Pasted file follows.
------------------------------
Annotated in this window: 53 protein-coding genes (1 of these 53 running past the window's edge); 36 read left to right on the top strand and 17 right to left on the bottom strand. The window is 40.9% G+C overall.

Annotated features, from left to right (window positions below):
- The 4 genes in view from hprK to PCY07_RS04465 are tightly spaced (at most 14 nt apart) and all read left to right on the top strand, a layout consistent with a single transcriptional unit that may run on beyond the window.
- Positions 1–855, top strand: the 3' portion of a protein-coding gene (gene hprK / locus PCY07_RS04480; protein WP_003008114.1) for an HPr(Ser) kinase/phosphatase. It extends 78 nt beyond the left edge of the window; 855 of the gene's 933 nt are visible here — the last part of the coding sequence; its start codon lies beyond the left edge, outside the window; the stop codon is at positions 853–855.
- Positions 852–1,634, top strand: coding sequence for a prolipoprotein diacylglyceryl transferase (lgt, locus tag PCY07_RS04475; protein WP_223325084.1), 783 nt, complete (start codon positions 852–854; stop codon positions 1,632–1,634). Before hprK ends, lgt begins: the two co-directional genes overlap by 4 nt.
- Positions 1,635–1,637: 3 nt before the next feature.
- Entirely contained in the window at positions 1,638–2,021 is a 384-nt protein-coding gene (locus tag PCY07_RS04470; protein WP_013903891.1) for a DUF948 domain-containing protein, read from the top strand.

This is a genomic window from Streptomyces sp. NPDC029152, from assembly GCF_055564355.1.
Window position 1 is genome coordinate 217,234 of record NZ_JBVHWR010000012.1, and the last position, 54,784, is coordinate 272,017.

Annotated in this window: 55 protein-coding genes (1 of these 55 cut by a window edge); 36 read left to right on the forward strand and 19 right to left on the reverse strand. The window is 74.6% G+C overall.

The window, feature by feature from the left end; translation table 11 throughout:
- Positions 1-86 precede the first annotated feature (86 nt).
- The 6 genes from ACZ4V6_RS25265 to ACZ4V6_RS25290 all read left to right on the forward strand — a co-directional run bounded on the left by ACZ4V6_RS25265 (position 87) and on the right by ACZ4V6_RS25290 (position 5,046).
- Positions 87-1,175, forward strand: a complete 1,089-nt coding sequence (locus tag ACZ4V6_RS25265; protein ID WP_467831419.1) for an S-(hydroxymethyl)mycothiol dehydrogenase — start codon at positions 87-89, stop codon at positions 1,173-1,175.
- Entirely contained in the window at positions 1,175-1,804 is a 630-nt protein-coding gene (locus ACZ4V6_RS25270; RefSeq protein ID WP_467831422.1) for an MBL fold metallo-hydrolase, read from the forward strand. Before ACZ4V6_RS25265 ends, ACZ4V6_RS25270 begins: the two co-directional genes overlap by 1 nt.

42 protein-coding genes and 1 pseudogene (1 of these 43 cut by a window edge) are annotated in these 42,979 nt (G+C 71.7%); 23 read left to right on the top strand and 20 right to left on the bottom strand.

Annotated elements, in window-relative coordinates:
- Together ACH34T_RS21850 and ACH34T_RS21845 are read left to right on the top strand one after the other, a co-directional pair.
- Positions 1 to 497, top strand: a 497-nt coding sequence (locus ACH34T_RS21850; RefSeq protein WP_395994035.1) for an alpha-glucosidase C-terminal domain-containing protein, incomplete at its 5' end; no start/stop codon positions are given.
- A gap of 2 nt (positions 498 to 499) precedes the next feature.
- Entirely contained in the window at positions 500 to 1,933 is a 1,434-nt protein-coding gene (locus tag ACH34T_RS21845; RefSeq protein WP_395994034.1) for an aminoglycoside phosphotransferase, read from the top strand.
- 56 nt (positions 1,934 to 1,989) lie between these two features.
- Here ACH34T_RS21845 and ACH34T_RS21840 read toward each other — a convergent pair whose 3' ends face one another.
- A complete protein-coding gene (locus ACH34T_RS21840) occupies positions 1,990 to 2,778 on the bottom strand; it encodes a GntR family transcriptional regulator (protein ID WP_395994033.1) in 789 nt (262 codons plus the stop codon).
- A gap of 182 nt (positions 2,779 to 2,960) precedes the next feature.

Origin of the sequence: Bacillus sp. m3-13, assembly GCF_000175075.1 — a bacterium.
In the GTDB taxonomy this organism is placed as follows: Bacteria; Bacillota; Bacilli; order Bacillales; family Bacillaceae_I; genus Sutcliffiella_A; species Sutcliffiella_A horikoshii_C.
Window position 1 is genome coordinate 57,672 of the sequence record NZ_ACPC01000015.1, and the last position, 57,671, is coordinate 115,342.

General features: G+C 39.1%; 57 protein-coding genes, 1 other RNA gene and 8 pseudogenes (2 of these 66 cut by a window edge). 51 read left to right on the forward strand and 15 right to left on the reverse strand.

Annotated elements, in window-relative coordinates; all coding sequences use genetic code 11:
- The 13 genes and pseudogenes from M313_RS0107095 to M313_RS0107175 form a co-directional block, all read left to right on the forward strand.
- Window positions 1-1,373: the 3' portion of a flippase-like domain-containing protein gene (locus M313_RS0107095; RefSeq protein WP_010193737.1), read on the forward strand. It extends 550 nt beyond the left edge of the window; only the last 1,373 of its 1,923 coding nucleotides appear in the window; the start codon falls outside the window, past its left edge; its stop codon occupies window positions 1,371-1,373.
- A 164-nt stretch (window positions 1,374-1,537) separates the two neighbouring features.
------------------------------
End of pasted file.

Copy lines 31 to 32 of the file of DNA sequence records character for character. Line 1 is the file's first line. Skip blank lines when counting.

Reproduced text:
- The 13 genes and pseudogenes from M313_RS0107095 to M313_RS0107175 form a co-directional block, all read left to right on the forward strand.
- Window positions 1-1,373: the 3' portion of a flippase-like domain-containing protein gene (locus M313_RS0107095; RefSeq protein WP_010193737.1), read on the forward strand. It extends 550 nt beyond the left edge of the window; only the last 1,373 of its 1,923 coding nucleotides appear in the window; the start codon falls outside the window, past its left edge; its stop codon occupies window positions 1,371-1,373.